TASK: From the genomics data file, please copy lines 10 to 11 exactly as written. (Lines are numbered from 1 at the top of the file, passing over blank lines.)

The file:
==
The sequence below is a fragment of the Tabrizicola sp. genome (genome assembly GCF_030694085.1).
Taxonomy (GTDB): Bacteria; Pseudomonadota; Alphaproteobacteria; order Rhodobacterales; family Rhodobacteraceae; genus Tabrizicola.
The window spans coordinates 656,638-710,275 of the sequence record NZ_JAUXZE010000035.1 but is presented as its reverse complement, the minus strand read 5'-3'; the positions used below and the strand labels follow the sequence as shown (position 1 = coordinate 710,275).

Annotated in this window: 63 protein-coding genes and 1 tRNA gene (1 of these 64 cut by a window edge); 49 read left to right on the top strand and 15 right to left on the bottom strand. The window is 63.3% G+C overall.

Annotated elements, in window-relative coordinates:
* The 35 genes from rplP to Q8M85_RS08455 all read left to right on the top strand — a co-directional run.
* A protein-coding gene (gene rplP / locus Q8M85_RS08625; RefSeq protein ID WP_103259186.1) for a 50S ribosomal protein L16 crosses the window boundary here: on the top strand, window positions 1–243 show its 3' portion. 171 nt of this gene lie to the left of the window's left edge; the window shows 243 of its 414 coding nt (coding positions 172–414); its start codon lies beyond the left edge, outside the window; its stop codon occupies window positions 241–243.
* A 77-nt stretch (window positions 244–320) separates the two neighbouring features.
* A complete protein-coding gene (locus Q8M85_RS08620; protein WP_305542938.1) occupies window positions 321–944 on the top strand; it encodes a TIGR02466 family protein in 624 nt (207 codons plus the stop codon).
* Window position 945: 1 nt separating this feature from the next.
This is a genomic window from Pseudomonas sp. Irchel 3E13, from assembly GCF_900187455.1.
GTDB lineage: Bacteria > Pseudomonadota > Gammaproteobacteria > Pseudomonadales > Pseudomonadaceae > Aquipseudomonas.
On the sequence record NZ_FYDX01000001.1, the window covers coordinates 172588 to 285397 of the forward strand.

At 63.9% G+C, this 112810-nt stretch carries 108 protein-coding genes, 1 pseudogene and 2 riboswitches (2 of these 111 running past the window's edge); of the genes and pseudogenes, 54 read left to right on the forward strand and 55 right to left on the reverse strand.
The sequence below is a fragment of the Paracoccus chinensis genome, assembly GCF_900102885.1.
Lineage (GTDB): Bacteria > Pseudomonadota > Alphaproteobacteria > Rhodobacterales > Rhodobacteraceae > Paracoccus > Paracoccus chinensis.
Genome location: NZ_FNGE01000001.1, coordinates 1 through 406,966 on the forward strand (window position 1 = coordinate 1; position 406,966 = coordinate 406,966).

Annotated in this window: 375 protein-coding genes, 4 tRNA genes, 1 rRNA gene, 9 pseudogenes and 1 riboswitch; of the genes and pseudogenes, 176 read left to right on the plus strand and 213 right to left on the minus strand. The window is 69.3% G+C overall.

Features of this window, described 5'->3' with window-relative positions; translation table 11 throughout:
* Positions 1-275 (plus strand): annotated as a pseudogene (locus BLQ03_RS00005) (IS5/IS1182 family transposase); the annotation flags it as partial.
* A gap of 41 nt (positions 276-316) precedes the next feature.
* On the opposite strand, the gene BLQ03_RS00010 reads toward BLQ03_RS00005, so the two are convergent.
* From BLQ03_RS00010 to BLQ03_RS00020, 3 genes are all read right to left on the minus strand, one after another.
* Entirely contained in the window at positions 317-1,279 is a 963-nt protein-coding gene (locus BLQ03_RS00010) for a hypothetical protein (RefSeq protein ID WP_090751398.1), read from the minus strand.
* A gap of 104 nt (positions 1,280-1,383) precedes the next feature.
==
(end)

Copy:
* Window position 945: 1 nt separating this feature from the next.
This is a genomic window from Pseudomonas sp. Irchel 3E13, from assembly GCF_900187455.1.